The poor are not poor because they are not hard working or lack innovative skills. Try living on a dollar a day or try existing in war-ravaged Iraq, or try living in the West on the meagre handouts from the state for those who are disabled or unemployed.

In the UK the government has today announced that those who are unemployed for more than a year will have to work for nothing. This follows hard on the heals of savage cuts in welfare payments of £7 billion (but it is ok for Vodafone to be let off a £6 billion tax bill). It had earlier been announced that unemployed for more than a year will have their housing payments cut by 10% leading to widespread eviction and homelessness.

It not lack of skills that make people poor, it is the state grinding them down and lack of access to resources. Actions by the UK government are not based on actually asking people want they want, what help they need, it is designed to punish and demonise and denigrate those who are worse off than the rest of us.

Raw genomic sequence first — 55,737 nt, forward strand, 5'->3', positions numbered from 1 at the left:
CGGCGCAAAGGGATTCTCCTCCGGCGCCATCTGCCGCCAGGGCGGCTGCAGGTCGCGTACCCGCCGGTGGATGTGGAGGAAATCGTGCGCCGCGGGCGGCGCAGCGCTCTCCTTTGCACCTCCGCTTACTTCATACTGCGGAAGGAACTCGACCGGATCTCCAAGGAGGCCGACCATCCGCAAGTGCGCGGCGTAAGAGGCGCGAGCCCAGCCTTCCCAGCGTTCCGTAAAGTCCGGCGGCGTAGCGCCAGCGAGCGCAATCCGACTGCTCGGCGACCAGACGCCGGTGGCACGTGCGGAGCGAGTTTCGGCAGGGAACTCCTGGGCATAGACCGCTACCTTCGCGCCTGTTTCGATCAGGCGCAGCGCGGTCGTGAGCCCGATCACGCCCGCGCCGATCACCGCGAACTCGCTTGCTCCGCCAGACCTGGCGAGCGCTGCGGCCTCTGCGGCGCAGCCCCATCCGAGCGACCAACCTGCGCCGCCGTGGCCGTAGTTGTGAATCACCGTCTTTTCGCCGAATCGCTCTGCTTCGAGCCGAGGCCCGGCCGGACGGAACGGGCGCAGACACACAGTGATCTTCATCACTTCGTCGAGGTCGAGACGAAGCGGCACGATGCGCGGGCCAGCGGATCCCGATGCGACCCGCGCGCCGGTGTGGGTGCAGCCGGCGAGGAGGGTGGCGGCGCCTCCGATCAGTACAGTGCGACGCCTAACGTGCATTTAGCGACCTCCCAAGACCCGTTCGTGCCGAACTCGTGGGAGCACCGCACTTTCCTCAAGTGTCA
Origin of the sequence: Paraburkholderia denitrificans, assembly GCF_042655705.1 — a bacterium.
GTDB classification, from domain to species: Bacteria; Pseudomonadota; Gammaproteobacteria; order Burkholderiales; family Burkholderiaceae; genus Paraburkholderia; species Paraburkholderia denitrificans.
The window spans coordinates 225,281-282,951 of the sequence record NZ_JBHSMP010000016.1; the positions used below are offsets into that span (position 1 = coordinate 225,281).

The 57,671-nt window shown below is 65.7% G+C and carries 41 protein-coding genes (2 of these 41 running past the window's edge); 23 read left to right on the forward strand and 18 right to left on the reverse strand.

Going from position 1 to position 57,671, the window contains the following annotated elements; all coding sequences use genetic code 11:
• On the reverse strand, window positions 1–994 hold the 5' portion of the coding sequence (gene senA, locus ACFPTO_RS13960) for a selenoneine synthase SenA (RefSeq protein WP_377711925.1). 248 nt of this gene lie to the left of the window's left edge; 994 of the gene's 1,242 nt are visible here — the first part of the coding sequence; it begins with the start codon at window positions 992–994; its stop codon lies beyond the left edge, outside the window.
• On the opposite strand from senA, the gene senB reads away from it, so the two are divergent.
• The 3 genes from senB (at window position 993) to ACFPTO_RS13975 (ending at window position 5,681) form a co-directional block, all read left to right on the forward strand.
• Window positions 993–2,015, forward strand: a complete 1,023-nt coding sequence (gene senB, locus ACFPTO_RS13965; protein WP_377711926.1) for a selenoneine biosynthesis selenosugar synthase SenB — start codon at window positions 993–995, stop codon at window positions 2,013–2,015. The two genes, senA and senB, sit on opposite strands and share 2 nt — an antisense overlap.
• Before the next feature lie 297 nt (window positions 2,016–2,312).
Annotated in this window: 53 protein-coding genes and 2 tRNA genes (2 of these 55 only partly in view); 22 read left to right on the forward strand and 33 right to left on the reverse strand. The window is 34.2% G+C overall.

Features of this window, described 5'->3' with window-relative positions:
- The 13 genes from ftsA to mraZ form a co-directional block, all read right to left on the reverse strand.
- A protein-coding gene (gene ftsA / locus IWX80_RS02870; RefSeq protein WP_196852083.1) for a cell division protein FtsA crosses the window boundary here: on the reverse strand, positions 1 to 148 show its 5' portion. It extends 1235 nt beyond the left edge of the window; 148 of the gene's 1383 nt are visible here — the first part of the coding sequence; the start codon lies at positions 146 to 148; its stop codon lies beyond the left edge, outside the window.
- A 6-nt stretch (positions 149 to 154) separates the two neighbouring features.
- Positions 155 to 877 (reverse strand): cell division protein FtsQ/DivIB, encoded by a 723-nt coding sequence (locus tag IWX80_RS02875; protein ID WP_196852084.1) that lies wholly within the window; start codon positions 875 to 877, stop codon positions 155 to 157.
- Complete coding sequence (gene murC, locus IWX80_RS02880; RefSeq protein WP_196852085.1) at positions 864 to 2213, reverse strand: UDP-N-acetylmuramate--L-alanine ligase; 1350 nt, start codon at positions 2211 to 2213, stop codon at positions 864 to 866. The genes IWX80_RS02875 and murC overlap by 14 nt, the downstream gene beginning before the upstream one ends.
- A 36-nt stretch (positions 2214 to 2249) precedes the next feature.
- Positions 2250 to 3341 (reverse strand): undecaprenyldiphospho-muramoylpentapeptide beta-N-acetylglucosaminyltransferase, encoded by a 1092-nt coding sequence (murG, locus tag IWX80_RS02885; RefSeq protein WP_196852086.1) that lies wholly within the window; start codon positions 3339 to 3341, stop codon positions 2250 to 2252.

Synchronicity: Last week I had a meeting with Prof Adel Sharif at Surrey University. Two names cropped up in our conversation on social enterprise, Muhammad Yunus and Paulo Coelho. On my way home I checked my messages and found a message from Paulo Coelho to say that he and Muhammad Yunus were jointly presenting at a conference on social enterprise, then a few days later I find he has posted on his blog Muhammad Yunus as his character of the week! [see Communication with the Soul of the World]

Also see

Creating a World Without Poverty

Grateful Vodafone executives say a big thank you to Chancellor George Osborne

Ministers defend plan to force jobless to do work

The Role of Science and Faith in the Development of Civilisations

October 29, 2010
Professor Adel Sharif

Professor Adel Sharif

talking to Guildford and Godalming Interfaith Forum

talking to Guildford and Godalming Interfaith Forum

Religion is a submission to God and services to His creations. — Prophet Mohammed

Science without religion is lame, religion without science is blind. — Albert Einstein